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In the early morning of 3 December 1992, the fishing vessel Ronda Lene was trawling for prawns to the south-east of Middle Reef in the Great Barrier Reef. At 0220, the vessel was trawling in a north-westerly direction; one of the two deck hands was on watch while the skipper and second deck hand were sleeping below.

The Bahamas flag cargo ship Fareast, north bound through the inner two-way route, passed Restoration Rock, 12 miles south-south-east of Middle Reef on a course of 330 degrees at 0218. A qualified officer was in charge of the watch, the Master was on the bridge, and a pilot of the Queensland Coast and Torres Strait Pilot Service was resting on a settee at the back of the wheelhouse.

The weather was clear, with good visibility. The Ronda Lene and other fishing vessels could be clearly seen from the bridge of Fareast.

At about 0244, Fareast and Ronda Lene collided. No one was injured and no pollution occurred. Ronda Lene suffered damage to the port fishing boom and to the vessel's structure and fittings.


It is considered that the collision occurred as the result of a number of factors:

1. Fareast had a duty to keep clear of Ronda Lene, but failed to maintain a careful watch on the fishing vessel.

2. The Second Mate of Fareast failed to use the radar to full advantage, or other means, to ascertain that Ronda Lene was proceeding on a converging course. He therefore failed to either call the Pilot or give Ronda Lene a wider berth.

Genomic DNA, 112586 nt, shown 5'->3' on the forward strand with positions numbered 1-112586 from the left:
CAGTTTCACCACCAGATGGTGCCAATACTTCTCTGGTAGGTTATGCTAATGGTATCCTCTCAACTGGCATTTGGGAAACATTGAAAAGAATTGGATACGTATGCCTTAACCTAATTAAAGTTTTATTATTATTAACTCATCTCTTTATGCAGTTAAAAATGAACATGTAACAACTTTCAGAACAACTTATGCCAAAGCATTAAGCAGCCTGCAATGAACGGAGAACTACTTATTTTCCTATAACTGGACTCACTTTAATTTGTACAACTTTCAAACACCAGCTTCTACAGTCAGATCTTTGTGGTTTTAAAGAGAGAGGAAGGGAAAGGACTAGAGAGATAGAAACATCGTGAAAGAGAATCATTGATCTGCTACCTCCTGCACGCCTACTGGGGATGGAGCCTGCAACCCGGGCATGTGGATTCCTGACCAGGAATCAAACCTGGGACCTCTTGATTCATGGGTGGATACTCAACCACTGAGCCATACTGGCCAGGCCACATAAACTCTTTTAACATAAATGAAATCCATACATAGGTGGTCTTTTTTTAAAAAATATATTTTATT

3. The deck hand aboard Ronda Lene failed to keep a proper lookout and was unaware of the presence of Fareast until just before the collision.

It is further considered that:

4. The Pilot taking a rest at that point, given that the Master was on the bridge and the vessel was on a steady course, was not unreasonable.

5. The Master, finding it necessary to leave the bridge, albeit for an intended short period, should have advised the Pilot that he was doing so.

6. The deck hand held no marine qualifications and did not understand the International Regulations for Preventing Collisions at Sea, therefore should not have been left in charge of the watch.

7. The exhibiting of the powerful deck lights when they were not needed was in contravention of the International Regulations for Preventing Collisions at Sea, in that the glare obscured the navigation and fishing signal lights and interfered with the keeping of a proper lookout.

8. The glare of the powerful working lights, particularly those of the fluorescent type, required for processing the catch, appears to cause difficulty in visual assessment of the distance of fishing vessels showing them.

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